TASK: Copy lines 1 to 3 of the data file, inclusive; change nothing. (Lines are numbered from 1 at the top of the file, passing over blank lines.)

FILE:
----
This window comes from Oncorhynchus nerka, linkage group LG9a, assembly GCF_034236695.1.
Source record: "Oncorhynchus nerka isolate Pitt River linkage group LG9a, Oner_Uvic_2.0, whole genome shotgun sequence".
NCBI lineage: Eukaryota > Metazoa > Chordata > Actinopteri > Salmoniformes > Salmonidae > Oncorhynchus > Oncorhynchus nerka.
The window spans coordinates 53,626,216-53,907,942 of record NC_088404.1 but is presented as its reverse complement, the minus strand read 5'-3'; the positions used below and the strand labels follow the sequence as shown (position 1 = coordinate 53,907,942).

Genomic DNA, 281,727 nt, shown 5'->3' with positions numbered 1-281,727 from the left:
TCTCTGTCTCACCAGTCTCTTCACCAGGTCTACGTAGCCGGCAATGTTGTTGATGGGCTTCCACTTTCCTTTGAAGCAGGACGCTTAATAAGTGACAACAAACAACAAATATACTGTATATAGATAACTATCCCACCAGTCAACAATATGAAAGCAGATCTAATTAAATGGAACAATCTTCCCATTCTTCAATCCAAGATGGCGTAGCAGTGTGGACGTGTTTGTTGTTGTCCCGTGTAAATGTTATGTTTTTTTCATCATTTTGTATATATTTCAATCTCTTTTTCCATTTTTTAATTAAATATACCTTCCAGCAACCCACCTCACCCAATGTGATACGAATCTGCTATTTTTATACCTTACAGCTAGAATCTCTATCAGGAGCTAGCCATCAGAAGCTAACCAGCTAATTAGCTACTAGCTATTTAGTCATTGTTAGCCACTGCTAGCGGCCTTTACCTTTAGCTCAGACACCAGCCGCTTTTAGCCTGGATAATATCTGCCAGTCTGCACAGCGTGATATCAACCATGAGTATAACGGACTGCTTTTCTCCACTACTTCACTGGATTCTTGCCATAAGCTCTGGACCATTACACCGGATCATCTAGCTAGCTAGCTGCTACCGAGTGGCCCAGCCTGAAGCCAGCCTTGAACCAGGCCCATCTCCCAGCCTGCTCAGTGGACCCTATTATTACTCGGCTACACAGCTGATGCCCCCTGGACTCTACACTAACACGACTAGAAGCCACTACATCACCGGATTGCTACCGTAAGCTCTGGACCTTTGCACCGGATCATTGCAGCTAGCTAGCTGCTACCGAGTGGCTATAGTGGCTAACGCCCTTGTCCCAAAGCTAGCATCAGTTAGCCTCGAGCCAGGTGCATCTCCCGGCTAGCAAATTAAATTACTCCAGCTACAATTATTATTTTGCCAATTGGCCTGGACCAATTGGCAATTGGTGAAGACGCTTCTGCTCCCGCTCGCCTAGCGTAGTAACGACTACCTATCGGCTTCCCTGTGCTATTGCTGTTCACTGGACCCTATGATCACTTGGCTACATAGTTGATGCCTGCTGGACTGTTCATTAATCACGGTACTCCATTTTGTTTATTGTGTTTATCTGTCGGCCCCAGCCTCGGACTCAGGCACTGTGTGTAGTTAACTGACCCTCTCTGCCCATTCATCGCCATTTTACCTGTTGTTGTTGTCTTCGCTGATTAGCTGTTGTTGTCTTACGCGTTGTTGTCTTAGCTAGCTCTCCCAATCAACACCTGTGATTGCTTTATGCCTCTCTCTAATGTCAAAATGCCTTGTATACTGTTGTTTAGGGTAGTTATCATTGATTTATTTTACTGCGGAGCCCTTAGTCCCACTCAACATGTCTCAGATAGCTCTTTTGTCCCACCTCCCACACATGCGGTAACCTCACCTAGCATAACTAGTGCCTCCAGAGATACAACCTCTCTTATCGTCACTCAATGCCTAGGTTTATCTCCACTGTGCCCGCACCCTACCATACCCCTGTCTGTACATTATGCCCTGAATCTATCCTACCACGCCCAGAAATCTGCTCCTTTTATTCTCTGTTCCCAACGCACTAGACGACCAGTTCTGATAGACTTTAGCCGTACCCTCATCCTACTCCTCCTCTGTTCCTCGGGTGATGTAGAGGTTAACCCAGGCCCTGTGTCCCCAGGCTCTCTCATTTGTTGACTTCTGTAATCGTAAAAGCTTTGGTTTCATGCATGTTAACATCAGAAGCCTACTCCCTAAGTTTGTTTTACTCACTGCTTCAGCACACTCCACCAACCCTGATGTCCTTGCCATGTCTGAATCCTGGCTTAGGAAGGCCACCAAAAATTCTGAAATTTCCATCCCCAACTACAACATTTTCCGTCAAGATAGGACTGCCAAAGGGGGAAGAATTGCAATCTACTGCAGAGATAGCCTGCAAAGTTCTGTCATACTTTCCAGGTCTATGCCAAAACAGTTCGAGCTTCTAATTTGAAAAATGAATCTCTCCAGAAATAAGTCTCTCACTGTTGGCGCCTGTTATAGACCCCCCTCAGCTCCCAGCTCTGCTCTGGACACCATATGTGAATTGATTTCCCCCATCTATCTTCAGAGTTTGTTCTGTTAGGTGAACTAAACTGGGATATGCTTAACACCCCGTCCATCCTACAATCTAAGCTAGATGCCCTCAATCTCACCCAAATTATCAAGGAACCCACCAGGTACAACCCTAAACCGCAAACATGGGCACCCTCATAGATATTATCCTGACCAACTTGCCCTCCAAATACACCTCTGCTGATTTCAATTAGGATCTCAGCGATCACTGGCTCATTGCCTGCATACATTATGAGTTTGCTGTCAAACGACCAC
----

This window comes from Oncorhynchus nerka, linkage group LG9a, assembly GCF_034236695.1.
Source record: "Oncorhynchus nerka isolate Pitt River linkage group LG9a, Oner_Uvic_2.0, whole genome shotgun sequence".
NCBI lineage: Eukaryota > Metazoa > Chordata > Actinopteri > Salmoniformes > Salmonidae > Oncorhynchus > Oncorhynchus nerka.